How often do I test myself in breaking mental barriers? How often should one do?
Fresh into the work environment, I was charged up and ready to give whatever my skills could. I never shied away from trying new ways of learning. On one hand it was books, the internet, and magazines. On the other, learning from my colleagues and bosses proved to be as good as the former. People are a great source of knowledge to learn how to have proper conduct. Of all the lessons I learnt from successful people, the silver lining of their story was around how they broke their mental barriers.
I walked for 38 km. With five rest-stops that spanned between 6-7 minutes, it took me 8 hours. I had to break my mental barrier somehow.
Why would I do it?
This crazy idea of a long walk was in an enumerated to-do list I made on the eve of 2016 new year. Once I made a list, I shared the list with some friends. They shunned this craziness as one of the new year resolutions that will not be completed. I too proved them right for a very long time.
During the two and a half years that it has taken me, I had many weekends that could have been used for the walk. But I stayed home. I had long holidays in January, November, and December. But I gave excuses. I even had friends and family who were willing to bring the car, acting as a place where I can rest and eat. I did not do the walk.
I am to start masters in the UK, and I felt that not doing the walk will be like a carry over to the next phase in my life – baggage I was unwilling to carry along. The thought became irksome. So finally on a quiet evening, it hit me. I decided to start walking the next morning.
I began setting personal records with every step.
All I knew was to reach the Coffee Day at Chengappali (NH 544). Water bottle, shades, a box of glucose, a headband, and music were accompanying me. No one else.
So the walk began at 7:15 AM and I started the stopwatch. By 7:45 AM I crossed the maximum distance I have walked in this small town. After that, every step I kept was setting a new personal record.
Encouragement, music and kindness
I got text messages from well-wishers, supporting me and telling me to continue and finish this walk. Walking alone is boring, but music kept me alive during the walk. The meandering roads till Perundurai were fun. Loads of things to notice and good spots for shade and rest. All that I could think of was to keep the right leg ahead of the left, and the left after the right. After Perundurai, I had to walk along the long and arid highway.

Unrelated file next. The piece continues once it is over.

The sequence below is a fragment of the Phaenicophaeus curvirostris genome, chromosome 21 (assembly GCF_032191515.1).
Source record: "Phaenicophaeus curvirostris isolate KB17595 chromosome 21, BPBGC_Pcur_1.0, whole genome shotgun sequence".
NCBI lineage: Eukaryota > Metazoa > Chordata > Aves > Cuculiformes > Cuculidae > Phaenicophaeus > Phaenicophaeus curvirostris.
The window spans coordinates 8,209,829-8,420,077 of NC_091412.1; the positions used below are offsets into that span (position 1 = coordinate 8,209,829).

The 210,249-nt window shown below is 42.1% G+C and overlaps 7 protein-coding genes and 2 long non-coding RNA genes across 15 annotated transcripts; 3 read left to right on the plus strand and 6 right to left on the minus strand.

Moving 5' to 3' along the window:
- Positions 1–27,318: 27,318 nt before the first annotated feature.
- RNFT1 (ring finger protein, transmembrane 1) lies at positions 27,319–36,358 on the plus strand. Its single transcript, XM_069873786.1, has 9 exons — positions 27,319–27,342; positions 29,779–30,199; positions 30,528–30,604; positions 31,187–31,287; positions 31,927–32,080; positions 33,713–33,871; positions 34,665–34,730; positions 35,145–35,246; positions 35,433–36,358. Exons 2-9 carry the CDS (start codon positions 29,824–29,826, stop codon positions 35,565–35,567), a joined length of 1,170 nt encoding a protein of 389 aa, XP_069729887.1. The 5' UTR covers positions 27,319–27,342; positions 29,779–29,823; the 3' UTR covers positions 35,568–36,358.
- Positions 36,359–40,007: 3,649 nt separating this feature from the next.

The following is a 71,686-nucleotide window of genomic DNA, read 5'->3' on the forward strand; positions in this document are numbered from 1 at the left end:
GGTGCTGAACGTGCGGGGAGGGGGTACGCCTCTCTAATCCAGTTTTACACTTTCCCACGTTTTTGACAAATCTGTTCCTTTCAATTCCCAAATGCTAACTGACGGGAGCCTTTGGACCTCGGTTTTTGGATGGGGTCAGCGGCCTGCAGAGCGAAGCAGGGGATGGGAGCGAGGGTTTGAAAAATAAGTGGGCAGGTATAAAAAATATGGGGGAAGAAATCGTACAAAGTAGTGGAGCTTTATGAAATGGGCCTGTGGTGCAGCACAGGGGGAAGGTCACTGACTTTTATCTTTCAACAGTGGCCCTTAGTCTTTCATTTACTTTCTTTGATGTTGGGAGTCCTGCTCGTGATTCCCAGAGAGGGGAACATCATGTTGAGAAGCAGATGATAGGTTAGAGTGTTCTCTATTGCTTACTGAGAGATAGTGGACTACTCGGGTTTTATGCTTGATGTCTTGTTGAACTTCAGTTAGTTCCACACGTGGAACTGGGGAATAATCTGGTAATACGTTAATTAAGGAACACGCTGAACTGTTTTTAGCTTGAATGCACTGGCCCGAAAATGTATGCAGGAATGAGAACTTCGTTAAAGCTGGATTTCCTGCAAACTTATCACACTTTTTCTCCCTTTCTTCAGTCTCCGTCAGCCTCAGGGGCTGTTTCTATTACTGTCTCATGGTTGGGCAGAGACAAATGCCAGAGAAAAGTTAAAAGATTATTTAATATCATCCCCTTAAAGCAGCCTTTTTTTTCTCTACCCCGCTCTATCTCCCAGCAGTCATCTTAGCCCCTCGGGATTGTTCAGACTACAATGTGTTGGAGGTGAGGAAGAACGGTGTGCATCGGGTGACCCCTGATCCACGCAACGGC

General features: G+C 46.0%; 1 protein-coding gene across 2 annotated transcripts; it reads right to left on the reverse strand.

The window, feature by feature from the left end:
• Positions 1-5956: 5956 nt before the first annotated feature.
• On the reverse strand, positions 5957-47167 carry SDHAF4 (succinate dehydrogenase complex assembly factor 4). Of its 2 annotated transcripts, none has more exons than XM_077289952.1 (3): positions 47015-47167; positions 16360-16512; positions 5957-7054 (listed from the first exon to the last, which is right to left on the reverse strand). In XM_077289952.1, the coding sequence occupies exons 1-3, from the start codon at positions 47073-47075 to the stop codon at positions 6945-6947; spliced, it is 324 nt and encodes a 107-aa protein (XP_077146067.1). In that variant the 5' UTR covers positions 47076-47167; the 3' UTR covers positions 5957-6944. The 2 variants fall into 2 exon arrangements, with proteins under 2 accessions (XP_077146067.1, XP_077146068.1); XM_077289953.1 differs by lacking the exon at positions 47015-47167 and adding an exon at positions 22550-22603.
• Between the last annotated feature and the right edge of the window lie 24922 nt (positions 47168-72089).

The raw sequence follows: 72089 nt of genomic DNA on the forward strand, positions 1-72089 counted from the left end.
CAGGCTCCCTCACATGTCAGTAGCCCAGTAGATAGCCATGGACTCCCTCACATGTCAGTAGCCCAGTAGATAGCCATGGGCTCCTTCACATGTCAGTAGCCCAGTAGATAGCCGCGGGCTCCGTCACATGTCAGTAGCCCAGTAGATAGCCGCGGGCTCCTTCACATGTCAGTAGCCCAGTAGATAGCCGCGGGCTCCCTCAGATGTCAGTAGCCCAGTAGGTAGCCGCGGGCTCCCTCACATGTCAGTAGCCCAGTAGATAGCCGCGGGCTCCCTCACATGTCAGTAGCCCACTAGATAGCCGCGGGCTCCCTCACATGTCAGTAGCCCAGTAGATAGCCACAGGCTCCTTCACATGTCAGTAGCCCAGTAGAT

I wanted to give up
The highway felt like a desert. Not a single tree close and big enough to give shade along the route. My mantra of keeping short finish lines – a way I encouraged myself along the path – did not work. The temperature hit 37-degree Celsius. I could not talk to myself and music was not longer entertaining. And the worst thing I realised was that all along I have been on an upward slope.
The pain from the calf was now prominently up on my knees. I badly wanted to give up. I moved the thought away and continued the walk. A few steps later the same idea of giving up came back again.
When I could see the Coffee Day
The pain was sharp, and my breaks became frequent. The wind was torrid. My face was bone-dry with several layers of dirt and salt on my face.
Finally, I could see, at a distance, the board that says Cafe Coffee Day.
Woah, after 8 hours and 5 minutes, the ice tea felt surreal even after taking the first sip. I DID IT. I WALKED THE DISTANCE. I BROKE THE MENTAL BARRIER I HAD. I could not shout out loud, by my friend could see the excitement in my eyes.
After the walk, I began to muse on how many levels of walls are we building within us? Over time we do forget about it, and upon the dawn of realisation, time would have passed. What I did is humanly possible. But even then, this is the first level, and there would be many more levels to cross.
To be honest, had I known all the details that I said, in the beginning, I wouldn’t have walked it. Sometimes it is nice not to know, and just to start doing it. Break the barriers. Just like that.